Years ago I went through an intense phase of grumbling about life. During this time, my friend Nubby gently suggested I read Man’s Search for Meaning, by Viktor Frankl. The book was written in 1946 after Frankl had survived being a prisoner in a Nazi concentration camp. Ultimately, Frankl presents how to face suffering while finding meaning in life so it can be lived not in bitterness, but with purpose. In Dr. Frankl’s country of Austria his book is translated to mean “Say yes to life just the same.”
I had meant to read it for years. The book was already on my shelf, so I didn’t have to go far to find it. The next day after Nubby made the suggestion, I didn’t get out of bed. I kept the blinds closed, commiserated with myself, moaned and groaned about my life — wallowed in it until I was pruney. Then I read Man’s Search for Meaning.
On that feeling-sorry-for-myself day when I refused to get out of bed, Dr. Frankl’s story spoke to me. Here is what it said:
- We are capable of free thought.
- We can make it through anything with a positive state of mind.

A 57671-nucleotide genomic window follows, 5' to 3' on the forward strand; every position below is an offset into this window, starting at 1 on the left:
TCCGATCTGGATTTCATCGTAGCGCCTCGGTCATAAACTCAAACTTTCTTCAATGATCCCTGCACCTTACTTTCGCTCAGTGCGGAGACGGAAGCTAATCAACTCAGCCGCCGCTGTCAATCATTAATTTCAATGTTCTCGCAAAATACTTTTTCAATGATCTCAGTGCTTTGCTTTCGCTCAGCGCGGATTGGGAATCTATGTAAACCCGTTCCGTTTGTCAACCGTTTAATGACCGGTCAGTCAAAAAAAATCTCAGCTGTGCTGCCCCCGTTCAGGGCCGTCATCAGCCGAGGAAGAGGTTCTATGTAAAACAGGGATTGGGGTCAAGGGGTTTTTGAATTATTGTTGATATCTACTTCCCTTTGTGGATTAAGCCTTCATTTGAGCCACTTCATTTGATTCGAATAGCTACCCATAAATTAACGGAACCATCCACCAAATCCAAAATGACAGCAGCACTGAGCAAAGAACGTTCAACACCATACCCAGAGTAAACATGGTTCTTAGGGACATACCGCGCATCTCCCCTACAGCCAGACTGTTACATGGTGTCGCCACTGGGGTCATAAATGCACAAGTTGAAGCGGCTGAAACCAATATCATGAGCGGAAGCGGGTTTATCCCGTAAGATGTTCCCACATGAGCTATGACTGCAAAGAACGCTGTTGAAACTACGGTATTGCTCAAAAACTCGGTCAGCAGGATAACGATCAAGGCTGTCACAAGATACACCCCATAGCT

- When we look death in the face, the cruelty of it can slice through our illusions so that things become very simple.
- These are the energies that really count: love, hope, neutrality.
- The ego is a rather frail construct.
- We can step back and realize that no horror has any power over us.
- We can transcend our own personal Auschwitz.
- Nothing can break our spirit unless we allow it.
After finishing the last page of the book, I laid there in the dark room for a while questioning whether I would have had what it took to get through Auschwitz alive. Then I wondered, had I survived such a horror would I have been deeply bitter and resentful and hateful for the remainder of my life? I wondered if I would have chosen to see the joy and beauty in life again or would I have just grumbled through the rest of my days. I got out of bed, straightened the covers, took a shower, and decided to live.